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11 Reasons to Start Composting Your Food Waste Today!

  • 2 min read

Making your own compost is one of the best actions we can take as individuals to reduce our impact on global climate change by diverting our food waste away from landfill. When food waste breaks down in landfill it emits methane - a harmful greenhouse gas that contributes to global climate change.

Many people gain great joy from the composting process too - it can be very satisfying to convert waste materials into something so useful!

What is Compost?

Bokashi bucket with food scraps inside in a garden

Compost is created through the decomposition of plant and animal material. When no further decomposition can occur, we have humus: a dark, sticky substance which gives topsoil its rich colour and earthy smell. Humus glues soil particles together to create structure, improves water retention and holds nutrients in soil. Humus is composed mainly of carbon, which remains stable in the soil for hundreds of years. Composting is carbon sequestration.

Apples in a compost heap

What materials can I compost?

As well as food waste, a wide range of natural materials can be composted including:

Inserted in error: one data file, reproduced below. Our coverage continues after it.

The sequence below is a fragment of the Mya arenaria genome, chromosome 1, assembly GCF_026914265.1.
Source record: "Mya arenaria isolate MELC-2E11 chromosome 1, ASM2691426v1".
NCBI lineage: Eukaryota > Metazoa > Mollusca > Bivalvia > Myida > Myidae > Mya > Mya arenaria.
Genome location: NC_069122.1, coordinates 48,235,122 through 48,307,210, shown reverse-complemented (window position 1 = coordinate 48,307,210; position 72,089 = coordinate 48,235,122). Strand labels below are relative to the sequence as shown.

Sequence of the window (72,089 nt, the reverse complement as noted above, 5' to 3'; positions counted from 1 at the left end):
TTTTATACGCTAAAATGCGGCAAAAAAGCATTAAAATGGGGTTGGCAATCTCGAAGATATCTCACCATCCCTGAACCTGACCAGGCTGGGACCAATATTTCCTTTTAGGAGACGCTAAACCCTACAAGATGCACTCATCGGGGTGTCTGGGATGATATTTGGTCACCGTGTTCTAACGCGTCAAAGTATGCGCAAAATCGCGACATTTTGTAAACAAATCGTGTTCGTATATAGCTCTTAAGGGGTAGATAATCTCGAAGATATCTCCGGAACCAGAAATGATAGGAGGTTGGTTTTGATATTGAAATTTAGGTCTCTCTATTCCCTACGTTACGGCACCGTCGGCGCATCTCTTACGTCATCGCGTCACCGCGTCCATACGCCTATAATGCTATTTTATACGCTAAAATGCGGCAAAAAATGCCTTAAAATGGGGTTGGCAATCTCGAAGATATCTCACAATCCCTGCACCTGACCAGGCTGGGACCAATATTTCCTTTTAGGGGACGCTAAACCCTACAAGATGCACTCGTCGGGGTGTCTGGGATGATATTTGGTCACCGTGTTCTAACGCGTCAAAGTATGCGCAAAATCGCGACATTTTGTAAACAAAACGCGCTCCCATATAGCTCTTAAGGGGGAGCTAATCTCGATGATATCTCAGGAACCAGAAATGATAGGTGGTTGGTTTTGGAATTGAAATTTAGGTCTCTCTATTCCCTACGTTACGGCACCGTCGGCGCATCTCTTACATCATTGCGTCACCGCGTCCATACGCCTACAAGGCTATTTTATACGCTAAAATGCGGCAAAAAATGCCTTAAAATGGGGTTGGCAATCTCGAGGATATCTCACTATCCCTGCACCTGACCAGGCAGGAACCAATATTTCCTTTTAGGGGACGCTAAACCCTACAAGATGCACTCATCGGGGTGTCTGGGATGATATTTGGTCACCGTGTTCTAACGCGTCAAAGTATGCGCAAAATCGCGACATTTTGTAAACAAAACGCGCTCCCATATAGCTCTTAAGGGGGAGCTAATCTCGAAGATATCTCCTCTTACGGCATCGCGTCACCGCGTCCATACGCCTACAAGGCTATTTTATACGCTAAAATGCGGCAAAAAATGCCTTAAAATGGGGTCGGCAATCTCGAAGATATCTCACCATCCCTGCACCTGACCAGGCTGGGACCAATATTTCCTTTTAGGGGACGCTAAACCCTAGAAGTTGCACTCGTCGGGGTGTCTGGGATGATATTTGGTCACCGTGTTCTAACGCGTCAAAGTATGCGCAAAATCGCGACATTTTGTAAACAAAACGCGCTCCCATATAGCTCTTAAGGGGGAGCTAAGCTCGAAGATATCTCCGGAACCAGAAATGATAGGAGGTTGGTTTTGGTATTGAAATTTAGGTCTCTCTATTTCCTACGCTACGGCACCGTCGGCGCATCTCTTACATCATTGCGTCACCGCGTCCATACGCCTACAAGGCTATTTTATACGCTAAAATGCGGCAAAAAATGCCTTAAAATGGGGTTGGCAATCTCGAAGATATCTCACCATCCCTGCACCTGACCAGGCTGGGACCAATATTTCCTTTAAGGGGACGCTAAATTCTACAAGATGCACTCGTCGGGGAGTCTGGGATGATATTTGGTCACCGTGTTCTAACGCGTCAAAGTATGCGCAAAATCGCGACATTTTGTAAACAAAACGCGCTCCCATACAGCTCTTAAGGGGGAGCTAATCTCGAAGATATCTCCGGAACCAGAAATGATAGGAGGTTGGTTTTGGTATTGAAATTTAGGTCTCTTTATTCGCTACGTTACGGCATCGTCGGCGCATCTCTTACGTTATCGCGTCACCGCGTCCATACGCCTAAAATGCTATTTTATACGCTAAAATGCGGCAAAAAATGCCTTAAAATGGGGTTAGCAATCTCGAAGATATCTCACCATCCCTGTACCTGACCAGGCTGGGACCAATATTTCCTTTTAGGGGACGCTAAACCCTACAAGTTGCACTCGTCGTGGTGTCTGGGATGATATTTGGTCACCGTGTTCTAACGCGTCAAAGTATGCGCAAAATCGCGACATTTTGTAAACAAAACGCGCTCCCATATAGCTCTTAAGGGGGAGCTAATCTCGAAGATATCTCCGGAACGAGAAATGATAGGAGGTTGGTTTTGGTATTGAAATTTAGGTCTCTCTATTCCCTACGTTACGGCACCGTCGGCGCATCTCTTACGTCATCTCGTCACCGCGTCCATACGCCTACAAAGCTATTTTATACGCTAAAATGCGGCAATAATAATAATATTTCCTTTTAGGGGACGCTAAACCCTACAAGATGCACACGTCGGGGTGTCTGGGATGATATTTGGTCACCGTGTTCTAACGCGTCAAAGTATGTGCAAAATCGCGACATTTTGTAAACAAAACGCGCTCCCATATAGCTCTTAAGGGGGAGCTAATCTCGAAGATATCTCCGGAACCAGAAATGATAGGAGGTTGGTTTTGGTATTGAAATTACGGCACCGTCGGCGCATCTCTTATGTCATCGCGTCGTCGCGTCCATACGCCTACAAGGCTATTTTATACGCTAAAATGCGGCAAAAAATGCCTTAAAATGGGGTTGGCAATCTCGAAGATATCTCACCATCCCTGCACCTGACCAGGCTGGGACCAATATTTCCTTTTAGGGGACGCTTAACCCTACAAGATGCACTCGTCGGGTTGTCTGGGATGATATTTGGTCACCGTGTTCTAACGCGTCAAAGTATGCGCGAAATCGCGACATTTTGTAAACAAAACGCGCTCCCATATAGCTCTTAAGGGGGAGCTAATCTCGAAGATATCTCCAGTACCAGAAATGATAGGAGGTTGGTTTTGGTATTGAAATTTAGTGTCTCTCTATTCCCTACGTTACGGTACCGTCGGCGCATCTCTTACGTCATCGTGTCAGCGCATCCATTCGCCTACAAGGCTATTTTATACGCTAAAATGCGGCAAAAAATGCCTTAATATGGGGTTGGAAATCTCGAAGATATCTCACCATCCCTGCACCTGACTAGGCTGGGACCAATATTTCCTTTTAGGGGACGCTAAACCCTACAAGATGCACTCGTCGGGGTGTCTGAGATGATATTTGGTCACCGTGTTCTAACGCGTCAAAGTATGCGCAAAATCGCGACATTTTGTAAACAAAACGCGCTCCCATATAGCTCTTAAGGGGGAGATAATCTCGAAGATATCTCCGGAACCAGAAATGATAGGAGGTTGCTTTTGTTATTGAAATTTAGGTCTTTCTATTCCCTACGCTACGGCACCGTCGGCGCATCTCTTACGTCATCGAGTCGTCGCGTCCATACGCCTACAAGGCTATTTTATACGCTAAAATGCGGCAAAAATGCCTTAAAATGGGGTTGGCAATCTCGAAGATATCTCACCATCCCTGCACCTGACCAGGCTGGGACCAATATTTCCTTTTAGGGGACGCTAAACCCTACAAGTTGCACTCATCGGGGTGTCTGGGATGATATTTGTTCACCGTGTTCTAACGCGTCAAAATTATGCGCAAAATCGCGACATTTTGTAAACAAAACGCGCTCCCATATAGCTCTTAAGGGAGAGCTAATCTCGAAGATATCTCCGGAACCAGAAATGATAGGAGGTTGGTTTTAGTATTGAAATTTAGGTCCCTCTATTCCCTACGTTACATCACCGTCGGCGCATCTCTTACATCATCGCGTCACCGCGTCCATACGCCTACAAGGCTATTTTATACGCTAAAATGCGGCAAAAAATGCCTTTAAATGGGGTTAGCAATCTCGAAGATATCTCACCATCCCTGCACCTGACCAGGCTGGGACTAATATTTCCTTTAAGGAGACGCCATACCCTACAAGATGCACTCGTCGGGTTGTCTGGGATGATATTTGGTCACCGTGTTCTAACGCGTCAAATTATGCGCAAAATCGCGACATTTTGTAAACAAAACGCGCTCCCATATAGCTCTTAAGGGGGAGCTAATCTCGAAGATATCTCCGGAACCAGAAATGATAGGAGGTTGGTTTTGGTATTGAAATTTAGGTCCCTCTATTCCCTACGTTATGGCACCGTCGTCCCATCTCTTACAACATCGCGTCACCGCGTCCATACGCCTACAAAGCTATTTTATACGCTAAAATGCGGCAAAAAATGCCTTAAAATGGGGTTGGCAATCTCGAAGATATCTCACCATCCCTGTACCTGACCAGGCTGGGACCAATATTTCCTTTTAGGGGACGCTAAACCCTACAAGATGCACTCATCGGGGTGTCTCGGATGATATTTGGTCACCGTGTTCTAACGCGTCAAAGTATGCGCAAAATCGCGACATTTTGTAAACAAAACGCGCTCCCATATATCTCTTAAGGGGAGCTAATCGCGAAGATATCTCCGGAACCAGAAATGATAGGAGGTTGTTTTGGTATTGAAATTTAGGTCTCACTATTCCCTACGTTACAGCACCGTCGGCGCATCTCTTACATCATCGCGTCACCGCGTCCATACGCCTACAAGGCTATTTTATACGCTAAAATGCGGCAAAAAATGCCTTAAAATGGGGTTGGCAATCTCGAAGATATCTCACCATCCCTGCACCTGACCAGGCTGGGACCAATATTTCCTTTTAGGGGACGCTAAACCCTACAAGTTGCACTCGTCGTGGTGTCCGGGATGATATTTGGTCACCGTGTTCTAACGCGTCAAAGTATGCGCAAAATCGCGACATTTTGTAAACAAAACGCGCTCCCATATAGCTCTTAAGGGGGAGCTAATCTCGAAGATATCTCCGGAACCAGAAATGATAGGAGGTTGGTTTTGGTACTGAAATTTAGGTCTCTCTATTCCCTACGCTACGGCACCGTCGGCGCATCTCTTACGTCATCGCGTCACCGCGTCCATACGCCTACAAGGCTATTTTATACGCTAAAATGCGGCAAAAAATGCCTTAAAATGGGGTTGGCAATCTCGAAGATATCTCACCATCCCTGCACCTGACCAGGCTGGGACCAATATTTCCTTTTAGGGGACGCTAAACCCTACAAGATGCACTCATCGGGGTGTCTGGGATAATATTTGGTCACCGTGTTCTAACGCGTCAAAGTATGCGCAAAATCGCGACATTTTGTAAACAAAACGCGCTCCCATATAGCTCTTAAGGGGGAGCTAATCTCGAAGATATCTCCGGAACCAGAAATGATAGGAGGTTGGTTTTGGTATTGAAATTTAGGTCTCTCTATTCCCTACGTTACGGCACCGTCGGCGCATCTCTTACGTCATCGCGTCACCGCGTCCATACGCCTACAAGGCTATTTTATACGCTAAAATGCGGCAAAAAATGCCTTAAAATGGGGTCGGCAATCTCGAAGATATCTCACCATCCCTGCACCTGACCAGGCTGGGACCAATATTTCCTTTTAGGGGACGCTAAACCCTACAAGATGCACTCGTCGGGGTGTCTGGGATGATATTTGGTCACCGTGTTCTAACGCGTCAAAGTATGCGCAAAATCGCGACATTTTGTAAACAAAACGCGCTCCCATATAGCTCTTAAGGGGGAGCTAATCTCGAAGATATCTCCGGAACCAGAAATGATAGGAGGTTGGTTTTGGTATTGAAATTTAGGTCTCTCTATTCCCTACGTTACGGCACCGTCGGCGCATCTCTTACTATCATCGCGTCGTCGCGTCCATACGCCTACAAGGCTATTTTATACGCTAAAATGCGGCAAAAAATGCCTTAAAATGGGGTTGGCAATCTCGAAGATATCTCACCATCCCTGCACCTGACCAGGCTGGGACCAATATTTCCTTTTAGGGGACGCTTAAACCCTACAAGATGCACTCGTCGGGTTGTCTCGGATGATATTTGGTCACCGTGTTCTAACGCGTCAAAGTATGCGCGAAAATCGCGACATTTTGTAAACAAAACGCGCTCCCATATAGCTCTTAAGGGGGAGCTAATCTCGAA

• Animal manures
  • Garden waste
  • Lawn clippings
  • Cardboard and paper
  • Fur, wool and hair
  • Lint
  • Leaves
  • Coffee grounds
  • Ash
  • Tea bags (plastic free)
  • Cotton or linen
  • Wood


Compost bay
Making compost at home and adding it to your soil will:

  • Sink carbon into the soil
  • Make a valuable product from waste
  • Divert food waste from landfill
  • Reduce the need to buy fertilisers and other soil additions
  • Enhance moisture retention
  • Improve soil structure
  • Neutralise soil pH
  • Hold nutrients in the soil and reduce leaching
  • Make nutrients more readily available to plants
  • Increase microbial diversity and activity in the soil
  • Bind and degrade soil toxins

How to Use Finished Compost

Compost is finished when it becomes a dark, sweet, crumbly, earthy-smelling material and the original materials in it cannot be distinguished. It may be quite coarse and require sifting before use.

Blue spade in a vegetable garden

Compost can be added to the top layer of soil before planting out a garden bed, or incorporated into poor soil in need of conditioning. It can also be placed around perennial plants and added to pot plants. Compost should be covered with mulch when possible.

Seedlings growing in tray

Compost can also be added to seed raising and potting mixes to boost plant health and growth. Seeds germinated in a mix that includes compost will mature with a coating of beneficial organisms, giving them a very healthy start.

Mixtures of water, compost and other ingredients can be aerated to create “teas” which further boost the diversity and activity of microbial soil life. Careful choice of ingredients can create brews which promote different forms of soil life, best suited to different types of plants.


We would love to know why you started composting and how you use your finished compost. Share your comments below or tag us on Facebook or Instagram.


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